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Lyme Disease
Tuesday June 19, 2001

You wouldn't know it, but 29-year-old Brooke Landau's days are filled with chronic pain, powerful pills and an uncertain future. It all began one frightening morning five years ago.

She says, “I went to bed fine and woke up unable to walk and paralyzed from the neck up.”

Landau thought she might have Lyme Disease, but dozens of blood tests and painful spinal taps all came up negative. Doctors told her it was all in her head. But Brooke's medical nightmare was anything but imaginary. She says, “Every night I was writing in bed and in so much pain.”

A new DNA test reveled the truth. She does have chronic Lyme Disease. Dr. Andrea Gaito, president of the International Lyme & Associated Disease Society, says many people with Lyme Disease, especially women, are misdiagnosed.

She says, “Women who have Lyme Disease are often told their problems are due to PMS or hormonal problems, menopause.”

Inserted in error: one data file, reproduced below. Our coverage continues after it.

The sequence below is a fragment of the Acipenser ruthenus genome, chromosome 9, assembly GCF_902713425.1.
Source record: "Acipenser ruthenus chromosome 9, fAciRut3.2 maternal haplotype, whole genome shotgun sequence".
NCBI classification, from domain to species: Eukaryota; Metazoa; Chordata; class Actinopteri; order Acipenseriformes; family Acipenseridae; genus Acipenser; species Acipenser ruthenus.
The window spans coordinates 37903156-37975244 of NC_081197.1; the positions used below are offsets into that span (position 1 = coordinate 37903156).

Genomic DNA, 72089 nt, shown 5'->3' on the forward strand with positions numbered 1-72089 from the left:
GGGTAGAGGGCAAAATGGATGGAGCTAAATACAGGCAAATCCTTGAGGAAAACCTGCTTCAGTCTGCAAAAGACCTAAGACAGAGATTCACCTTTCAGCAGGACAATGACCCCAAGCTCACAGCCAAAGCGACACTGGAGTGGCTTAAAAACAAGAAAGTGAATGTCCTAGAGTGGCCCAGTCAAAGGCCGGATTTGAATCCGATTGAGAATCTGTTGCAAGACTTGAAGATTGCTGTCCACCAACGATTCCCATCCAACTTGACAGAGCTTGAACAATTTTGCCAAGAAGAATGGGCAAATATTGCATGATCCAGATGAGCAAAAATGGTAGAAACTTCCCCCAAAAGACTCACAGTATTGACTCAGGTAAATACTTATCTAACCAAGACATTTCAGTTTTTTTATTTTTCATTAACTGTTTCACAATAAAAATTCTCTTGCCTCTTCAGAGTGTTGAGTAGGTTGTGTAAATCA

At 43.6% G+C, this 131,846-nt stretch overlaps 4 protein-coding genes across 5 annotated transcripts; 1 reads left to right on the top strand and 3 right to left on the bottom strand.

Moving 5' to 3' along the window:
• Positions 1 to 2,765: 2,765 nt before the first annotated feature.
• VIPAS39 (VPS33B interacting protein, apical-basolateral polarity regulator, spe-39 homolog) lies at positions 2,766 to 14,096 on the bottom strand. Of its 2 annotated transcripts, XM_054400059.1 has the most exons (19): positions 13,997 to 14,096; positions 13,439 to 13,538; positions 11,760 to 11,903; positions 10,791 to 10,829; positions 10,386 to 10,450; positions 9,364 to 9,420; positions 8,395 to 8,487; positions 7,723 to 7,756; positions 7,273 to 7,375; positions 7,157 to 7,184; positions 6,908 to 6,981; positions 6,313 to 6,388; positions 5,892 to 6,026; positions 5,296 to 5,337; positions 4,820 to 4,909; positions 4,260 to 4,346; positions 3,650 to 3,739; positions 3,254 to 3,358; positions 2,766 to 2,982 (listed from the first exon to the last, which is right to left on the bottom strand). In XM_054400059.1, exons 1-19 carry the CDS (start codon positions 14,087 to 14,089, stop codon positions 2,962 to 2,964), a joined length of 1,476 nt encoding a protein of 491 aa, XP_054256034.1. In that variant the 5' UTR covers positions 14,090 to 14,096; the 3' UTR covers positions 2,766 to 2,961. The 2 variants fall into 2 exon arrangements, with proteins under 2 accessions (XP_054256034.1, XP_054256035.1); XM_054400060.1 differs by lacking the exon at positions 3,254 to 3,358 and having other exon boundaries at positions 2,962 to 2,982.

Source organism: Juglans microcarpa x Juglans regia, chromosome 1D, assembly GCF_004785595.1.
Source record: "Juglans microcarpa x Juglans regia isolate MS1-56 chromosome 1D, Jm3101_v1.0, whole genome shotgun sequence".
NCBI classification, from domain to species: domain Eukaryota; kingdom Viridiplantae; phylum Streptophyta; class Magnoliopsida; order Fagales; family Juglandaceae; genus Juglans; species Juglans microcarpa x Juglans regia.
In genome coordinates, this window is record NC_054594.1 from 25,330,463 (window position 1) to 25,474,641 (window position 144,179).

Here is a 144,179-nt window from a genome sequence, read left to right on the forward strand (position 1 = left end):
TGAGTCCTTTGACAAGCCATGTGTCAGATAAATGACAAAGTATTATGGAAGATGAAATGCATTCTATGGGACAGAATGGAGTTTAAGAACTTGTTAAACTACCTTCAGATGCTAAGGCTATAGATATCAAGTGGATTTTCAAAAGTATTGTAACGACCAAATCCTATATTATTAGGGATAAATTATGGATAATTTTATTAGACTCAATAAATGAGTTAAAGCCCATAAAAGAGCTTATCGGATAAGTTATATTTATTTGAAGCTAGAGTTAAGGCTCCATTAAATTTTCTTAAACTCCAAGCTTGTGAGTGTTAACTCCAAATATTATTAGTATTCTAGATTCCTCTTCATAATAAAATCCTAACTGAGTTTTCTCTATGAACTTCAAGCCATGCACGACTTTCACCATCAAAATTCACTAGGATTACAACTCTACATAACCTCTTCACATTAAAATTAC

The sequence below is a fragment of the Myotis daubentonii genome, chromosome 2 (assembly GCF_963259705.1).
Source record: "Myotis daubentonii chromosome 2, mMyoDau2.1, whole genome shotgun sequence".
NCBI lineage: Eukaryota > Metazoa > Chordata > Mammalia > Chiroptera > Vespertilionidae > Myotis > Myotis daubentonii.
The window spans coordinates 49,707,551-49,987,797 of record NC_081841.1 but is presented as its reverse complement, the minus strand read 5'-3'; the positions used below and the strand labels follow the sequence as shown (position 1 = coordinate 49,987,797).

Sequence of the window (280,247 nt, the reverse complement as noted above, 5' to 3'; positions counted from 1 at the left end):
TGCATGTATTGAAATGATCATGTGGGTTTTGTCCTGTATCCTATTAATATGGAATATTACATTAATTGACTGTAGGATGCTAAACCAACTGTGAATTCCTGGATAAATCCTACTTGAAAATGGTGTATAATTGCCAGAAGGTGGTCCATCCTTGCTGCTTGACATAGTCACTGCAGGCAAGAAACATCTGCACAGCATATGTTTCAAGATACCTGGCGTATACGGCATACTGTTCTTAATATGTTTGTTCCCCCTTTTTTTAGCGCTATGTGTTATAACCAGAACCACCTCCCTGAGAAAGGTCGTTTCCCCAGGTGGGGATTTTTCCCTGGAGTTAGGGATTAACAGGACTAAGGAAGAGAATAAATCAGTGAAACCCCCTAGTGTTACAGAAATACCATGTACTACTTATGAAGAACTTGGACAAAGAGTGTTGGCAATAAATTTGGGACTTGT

Lyme Disease is most commonly found in the northeast and northwest where deer roam. A simple trip to a woodsy area and you could leave with a tick whose biting bacteria can make you seriously sick.

The most common symptoms would be joint pain, headaches memory loss and fatigue. The most telltale sign is a bulls-eye rash, but a lot of victims don't develop the mark. Antibiotics usually clear it up, but for some like Brooke the disease lingers on. Still, she says living with the pain is easier than dealing with the doubts.

She says, “I got lucky because I found a doctor that cared about me.”

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